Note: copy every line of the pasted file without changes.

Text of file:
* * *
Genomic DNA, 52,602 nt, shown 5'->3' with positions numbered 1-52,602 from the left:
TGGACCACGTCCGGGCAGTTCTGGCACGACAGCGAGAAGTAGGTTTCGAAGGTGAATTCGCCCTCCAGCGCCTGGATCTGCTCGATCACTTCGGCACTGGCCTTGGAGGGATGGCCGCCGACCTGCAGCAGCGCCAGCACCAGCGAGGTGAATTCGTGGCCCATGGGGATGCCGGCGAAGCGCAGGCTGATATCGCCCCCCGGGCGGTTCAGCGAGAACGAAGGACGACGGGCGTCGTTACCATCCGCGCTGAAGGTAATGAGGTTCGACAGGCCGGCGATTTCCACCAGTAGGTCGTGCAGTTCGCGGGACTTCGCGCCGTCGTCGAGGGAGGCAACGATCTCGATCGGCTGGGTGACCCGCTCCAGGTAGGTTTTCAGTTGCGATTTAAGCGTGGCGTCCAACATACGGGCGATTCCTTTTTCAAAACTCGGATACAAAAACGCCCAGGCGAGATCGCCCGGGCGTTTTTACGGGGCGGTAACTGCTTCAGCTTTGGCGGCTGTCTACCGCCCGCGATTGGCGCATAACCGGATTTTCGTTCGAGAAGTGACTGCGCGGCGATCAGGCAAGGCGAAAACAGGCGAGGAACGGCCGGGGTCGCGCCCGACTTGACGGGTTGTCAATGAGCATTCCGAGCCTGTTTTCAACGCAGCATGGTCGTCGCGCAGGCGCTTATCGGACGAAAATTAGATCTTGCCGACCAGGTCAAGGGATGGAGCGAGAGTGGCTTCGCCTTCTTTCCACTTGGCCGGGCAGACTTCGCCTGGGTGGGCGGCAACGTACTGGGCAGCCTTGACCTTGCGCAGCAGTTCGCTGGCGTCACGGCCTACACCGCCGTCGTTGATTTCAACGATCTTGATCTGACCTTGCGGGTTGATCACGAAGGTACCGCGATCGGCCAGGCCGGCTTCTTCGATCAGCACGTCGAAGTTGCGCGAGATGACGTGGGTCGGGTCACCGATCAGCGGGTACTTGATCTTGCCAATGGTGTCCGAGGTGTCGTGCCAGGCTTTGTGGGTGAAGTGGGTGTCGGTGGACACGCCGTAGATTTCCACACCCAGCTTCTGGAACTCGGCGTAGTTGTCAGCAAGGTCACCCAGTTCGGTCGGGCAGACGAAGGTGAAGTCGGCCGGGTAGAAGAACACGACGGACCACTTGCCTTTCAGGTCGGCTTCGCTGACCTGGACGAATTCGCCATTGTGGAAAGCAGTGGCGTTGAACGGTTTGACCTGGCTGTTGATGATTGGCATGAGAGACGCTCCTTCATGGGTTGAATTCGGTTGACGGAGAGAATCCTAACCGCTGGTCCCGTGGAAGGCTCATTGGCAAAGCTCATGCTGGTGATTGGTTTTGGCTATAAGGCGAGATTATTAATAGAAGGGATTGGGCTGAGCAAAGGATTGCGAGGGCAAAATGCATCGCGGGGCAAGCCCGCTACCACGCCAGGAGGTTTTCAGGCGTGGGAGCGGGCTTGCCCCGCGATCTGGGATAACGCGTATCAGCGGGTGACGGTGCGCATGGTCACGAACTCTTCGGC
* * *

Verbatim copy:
Genomic DNA, 52,602 nt, shown 5'->3' with positions numbered 1-52,602 from the left:
TGGACCACGTCCGGGCAGTTCTGGCACGACAGCGAGAAGTAGGTTTCGAAGGTGAATTCGCCCTCCAGCGCCTGGATCTGCTCGATCACTTCGGCACTGGCCTTGGAGGGATGGCCGCCGACCTGCAGCAGCGCCAGCACCAGCGAGGTGAATTCGTGGCCCATGGGGATGCCGGCGAAGCGCAGGCTGATATCGCCCCCCGGGCGGTTCAGCGAGAACGAAGGACGACGGGCGTCGTTACCATCCGCGCTGAAGGTAATGAGGTTCGACAGGCCGGCGATTTCCACCAGTAGGTCGTGCAGTTCGCGGGACTTCGCGCCGTCGTCGAGGGAGGCAACGATCTCGATCGGCTGGGTGACCCGCTCCAGGTAGGTTTTCAGTTGCGATTTAAGCGTGGCGTCCAACATACGGGCGATTCCTTTTTCAAAACTCGGATACAAAAACGCCCAGGCGAGATCGCCCGGGCGTTTTTACGGGGCGGTAACTGCTTCAGCTTTGGCGGCTGTCTACCGCCCGCGATTGGCGCATAACCGGATTTTCGTTCGAGAAGTGACTGCGCGGCGATCAGGCAAGGCGAAAACAGGCGAGGAACGGCCGGGGTCGCGCCCGACTTGACGGGTTGTCAATGAGCATTCCGAGCCTGTTTTCAACGCAGCATGGTCGTCGCGCAGGCGCTTATCGGACGAAAATTAGATCTTGCCGACCAGGTCAAGGGATGGAGCGAGAGTGGCTTCGCCTTCTTTCCACTTGGCCGGGCAGACTTCGCCTGGGTGGGCGGCAACGTACTGGGCAGCCTTGACCTTGCGCAGCAGTTCGCTGGCGTCACGGCCTACACCGCCGTCGTTGATTTCAACGATCTTGATCTGACCTTGCGGGTTGATCACGAAGGTACCGCGATCGGCCAGGCCGGCTTCTTCGATCAGCACGTCGAAGTTGCGCGAGATGACGTGGGTCGGGTCACCGATCAGCGGGTACTTGATCTTGCCAATGGTGTCCGAGGTGTCGTGCCAGGCTTTGTGGGTGAAGTGGGTGTCGGTGGACACGCCGTAGATTTCCACACCCAGCTTCTGGAACTCGGCGTAGTTGTCAGCAAGGTCACCCAGTTCGGTCGGGCAGACGAAGGTGAAGTCGGCCGGGTAGAAGAACACGACGGACCACTTGCCTTTCAGGTCGGCTTCGCTGACCTGGACGAATTCGCCATTGTGGAAAGCAGTGGCGTTGAACGGTTTGACCTGGCTGTTGATGATTGGCATGAGAGACGCTCCTTCATGGGTTGAATTCGGTTGACGGAGAGAATCCTAACCGCTGGTCCCGTGGAAGGCTCATTGGCAAAGCTCATGCTGGTGATTGGTTTTGGCTATAAGGCGAGATTATTAATAGAAGGGATTGGGCTGAGCAAAGGATTGCGAGGGCAAAATGCATCGCGGGGCAAGCCCGCTACCACGCCAGGAGGTTTTCAGGCGTGGGAGCGGGCTTGCCCCGCGATCTGGGATAACGCGTATCAGCGGGTGACGGTGCGCATGGTCACGAACTCTTCGGC